How To Buy Boulder County TDCs

You’ve heard about Transferable Development Credits (TDCs), and you’ve been thinking about building or renovating a home that will exceed the six thousand square foot limit in unincorporated Boulder county. Now you think you want to get in on the buying of TDCs because you’re ready to go. Well, hold on just a minute. Let’s get you some answers first about how this program works.

Do you have more questions about TDCs or the real estate process in general? Call or email me right now so we can get you honest answers to your important questions.

For sellers, there are sales reporting requirements. This may create a taxable event for you so check with your CPA or tax planning professional. But we’re talking about buying not selling, so let’s move on.

There are a couple different ways to buy TDCs. You can get them through the TDC clearing house, or you can buy them privately. Since the program is brand new, there aren’t currently many, if any, people that know what they are or how to sell them so your best option may be the TDC clearing house.

First, there is a registration process if you’re going to use the TDC clearing house. Consider also that the clearing house is selling county owned TDCs and currently there’s no competition in the marketplace for TDCs so the market hasn’t responded to the price set forth by the county. The current asking price from the county through the clearing house is $10,000 per TDC. The upside is that there’s no current fee for using the TDC clearing house, so there won’t be an additional add-on cost. At least not for now.

If you’re planning on trying this route, here’s how to use the TDC clearing house. You’ll need an approved site plan review (SPR) first. Please keep in mind that the purchase of TDCs does not guarantee approval from the the county, so be sure to get your SPR completed and approved before spending the money on TDCs that you may not even be able to use. The purchase of a TDC is more like the final step in the process rather than a first step.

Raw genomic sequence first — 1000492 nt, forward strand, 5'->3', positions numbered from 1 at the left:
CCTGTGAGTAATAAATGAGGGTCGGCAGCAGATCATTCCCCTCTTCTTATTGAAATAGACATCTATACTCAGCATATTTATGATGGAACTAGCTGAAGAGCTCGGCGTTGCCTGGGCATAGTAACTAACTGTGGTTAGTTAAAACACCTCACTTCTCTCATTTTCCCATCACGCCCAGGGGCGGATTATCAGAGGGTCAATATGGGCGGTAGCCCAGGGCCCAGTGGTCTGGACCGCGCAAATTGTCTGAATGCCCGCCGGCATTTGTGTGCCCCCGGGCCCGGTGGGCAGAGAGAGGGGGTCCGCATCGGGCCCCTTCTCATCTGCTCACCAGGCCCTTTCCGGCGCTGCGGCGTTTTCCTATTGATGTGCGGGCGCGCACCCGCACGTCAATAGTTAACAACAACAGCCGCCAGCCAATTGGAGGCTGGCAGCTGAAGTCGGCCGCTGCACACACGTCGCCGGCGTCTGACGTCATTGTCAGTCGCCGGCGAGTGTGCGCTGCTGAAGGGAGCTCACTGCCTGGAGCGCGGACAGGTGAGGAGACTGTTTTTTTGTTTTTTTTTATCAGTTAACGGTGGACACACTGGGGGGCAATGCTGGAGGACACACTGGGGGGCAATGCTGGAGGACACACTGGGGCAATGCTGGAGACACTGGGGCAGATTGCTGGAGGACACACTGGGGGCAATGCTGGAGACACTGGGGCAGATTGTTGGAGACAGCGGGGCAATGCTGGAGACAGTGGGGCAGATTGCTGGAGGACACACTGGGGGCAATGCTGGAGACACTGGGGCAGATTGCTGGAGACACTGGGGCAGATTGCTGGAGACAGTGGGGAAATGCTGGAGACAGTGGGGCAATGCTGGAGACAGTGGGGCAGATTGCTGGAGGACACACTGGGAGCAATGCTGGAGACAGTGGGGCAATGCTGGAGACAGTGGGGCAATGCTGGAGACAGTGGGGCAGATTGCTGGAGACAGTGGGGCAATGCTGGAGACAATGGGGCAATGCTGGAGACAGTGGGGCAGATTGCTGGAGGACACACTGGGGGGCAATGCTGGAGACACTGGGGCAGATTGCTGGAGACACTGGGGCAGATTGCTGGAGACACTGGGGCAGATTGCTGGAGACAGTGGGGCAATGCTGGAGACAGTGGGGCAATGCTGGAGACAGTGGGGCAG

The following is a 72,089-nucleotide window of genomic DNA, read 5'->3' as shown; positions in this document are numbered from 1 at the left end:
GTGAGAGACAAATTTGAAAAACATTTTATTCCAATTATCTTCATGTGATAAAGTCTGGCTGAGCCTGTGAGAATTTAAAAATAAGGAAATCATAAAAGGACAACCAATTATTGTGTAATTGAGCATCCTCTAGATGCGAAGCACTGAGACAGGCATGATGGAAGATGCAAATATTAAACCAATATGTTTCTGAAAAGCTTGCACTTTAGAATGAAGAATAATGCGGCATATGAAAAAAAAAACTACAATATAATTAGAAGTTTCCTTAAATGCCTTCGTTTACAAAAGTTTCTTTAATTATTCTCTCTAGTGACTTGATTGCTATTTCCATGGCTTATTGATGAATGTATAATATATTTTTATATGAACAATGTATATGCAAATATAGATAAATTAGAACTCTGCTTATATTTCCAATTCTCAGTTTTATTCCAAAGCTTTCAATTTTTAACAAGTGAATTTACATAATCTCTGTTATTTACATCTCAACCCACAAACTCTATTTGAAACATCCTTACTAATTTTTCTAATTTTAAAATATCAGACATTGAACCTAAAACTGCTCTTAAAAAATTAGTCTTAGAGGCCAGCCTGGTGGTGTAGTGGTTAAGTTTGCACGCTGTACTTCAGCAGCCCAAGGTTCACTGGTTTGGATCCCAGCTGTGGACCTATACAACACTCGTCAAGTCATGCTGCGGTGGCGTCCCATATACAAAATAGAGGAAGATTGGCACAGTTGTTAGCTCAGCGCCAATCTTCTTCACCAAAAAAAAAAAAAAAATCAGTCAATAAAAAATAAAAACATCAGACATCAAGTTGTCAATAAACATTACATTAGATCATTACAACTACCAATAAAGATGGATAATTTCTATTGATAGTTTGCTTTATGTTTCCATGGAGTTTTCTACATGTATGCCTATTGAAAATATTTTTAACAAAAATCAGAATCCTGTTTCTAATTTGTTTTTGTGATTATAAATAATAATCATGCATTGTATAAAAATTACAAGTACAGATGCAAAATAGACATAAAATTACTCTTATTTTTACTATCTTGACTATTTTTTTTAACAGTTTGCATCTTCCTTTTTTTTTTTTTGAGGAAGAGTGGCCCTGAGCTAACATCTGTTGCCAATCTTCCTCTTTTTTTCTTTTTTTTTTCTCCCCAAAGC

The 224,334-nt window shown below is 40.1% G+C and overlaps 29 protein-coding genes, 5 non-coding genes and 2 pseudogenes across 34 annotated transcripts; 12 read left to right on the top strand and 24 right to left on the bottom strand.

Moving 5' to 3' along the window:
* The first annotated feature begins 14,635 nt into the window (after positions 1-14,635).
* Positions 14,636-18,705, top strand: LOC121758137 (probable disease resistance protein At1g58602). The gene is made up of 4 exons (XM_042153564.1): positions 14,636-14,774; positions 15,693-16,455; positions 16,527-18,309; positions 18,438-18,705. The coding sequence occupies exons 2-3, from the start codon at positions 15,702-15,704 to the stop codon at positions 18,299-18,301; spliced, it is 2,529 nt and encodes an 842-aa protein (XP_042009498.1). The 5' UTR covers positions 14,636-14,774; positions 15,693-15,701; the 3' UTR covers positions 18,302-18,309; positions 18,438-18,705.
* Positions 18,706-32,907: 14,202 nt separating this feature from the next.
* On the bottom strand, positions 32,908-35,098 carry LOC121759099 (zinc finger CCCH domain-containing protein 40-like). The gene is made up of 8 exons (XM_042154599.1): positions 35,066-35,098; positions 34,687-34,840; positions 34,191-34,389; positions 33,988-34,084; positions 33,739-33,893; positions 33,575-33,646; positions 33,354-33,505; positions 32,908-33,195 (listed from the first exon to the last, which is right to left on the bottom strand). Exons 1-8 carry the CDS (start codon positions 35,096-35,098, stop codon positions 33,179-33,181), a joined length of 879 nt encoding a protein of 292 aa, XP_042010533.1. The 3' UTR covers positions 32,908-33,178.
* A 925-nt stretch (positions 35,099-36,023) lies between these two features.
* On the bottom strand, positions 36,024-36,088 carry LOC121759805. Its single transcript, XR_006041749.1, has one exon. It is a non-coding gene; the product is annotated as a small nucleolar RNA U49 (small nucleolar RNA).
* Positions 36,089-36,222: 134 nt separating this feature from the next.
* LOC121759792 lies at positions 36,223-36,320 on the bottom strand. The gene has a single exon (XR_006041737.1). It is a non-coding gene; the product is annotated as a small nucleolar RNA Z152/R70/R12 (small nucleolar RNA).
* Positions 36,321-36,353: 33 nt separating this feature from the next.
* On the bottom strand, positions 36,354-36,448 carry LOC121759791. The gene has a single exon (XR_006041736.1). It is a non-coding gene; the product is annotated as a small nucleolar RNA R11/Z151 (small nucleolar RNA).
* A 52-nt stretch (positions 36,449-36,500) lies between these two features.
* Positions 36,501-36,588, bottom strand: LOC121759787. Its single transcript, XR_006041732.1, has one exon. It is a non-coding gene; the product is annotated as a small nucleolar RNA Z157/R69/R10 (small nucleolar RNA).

As you can imagine, it’s risky to buy TDC’s prior to completing a site plan review. Some of you will consider this, and if you have money to burn, or are ultra confident in your plans, you might take that reverse-order approach. But don’t get too excited, I think there’s plenty of TDCs to go around right now, and the county plans on making more available as they are needed.

Once you have your site plan review complete, and your building permit application ready, there will likely be plenty of TDCs for sale given the current bank of them available from the clearinghouse via the stash created from open space land purchases.

While the county is not buying any TDCs right now, it is certainly selling them. Since the project is so new, as of the date of the meeting a couple weeks ago, none had been sold to the public for new building projects within the program. I think it will be more interesting when private sellers get into the market and make TDCs available from private land. Then we’ll see a more open market response to the price and value of TDCs.

One final note: if you are selling TDCs, that will have no impact on agricultural use for your land, it only restricts residential floor space development use.

If you, or someone you know is considering buying or selling real estate with questions looming, please call or email me so we can get started on the right foot and get answers before you take unnecesary action.

-Zachary Epps, full-time professional Realtor and EcoBroker

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